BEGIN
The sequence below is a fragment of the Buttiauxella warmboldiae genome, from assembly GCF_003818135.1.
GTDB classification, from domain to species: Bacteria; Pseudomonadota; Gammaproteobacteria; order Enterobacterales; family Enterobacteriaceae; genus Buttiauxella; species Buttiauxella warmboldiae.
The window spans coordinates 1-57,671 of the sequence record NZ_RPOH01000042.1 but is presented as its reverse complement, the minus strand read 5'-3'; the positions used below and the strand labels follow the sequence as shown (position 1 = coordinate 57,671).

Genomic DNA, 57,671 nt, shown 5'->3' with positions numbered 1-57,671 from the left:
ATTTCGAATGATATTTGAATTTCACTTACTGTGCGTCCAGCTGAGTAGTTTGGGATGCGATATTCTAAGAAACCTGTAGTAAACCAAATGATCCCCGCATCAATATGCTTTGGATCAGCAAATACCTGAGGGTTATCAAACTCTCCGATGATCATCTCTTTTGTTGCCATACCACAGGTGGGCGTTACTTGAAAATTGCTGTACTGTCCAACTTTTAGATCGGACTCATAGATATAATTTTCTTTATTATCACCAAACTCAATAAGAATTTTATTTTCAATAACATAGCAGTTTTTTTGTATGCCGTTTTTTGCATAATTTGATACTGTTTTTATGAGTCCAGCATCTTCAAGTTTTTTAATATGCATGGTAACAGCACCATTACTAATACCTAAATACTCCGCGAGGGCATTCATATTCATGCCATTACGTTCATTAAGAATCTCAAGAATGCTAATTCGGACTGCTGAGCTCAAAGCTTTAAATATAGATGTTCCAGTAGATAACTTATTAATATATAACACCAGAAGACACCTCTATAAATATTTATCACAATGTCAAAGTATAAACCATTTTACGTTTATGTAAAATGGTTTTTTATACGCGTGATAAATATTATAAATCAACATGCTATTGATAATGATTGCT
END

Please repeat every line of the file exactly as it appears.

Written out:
The sequence below is a fragment of the Buttiauxella warmboldiae genome, from assembly GCF_003818135.1.
GTDB classification, from domain to species: Bacteria; Pseudomonadota; Gammaproteobacteria; order Enterobacterales; family Enterobacteriaceae; genus Buttiauxella; species Buttiauxella warmboldiae.
The window spans coordinates 1-57,671 of the sequence record NZ_RPOH01000042.1 but is presented as its reverse complement, the minus strand read 5'-3'; the positions used below and the strand labels follow the sequence as shown (position 1 = coordinate 57,671).

Genomic DNA, 57,671 nt, shown 5'->3' with positions numbered 1-57,671 from the left:
ATTTCGAATGATATTTGAATTTCACTTACTGTGCGTCCAGCTGAGTAGTTTGGGATGCGATATTCTAAGAAACCTGTAGTAAACCAAATGATCCCCGCATCAATATGCTTTGGATCAGCAAATACCTGAGGGTTATCAAACTCTCCGATGATCATCTCTTTTGTTGCCATACCACAGGTGGGCGTTACTTGAAAATTGCTGTACTGTCCAACTTTTAGATCGGACTCATAGATATAATTTTCTTTATTATCACCAAACTCAATAAGAATTTTATTTTCAATAACATAGCAGTTTTTTTGTATGCCGTTTTTTGCATAATTTGATACTGTTTTTATGAGTCCAGCATCTTCAAGTTTTTTAATATGCATGGTAACAGCACCATTACTAATACCTAAATACTCCGCGAGGGCATTCATATTCATGCCATTACGTTCATTAAGAATCTCAAGAATGCTAATTCGGACTGCTGAGCTCAAAGCTTTAAATATAGATGTTCCAGTAGATAACTTATTAATATATAACACCAGAAGACACCTCTATAAATATTTATCACAATGTCAAAGTATAAACCATTTTACGTTTATGTAAAATGGTTTTTTATACGCGTGATAAATATTATAAATCAACATGCTATTGATAATGATTGCT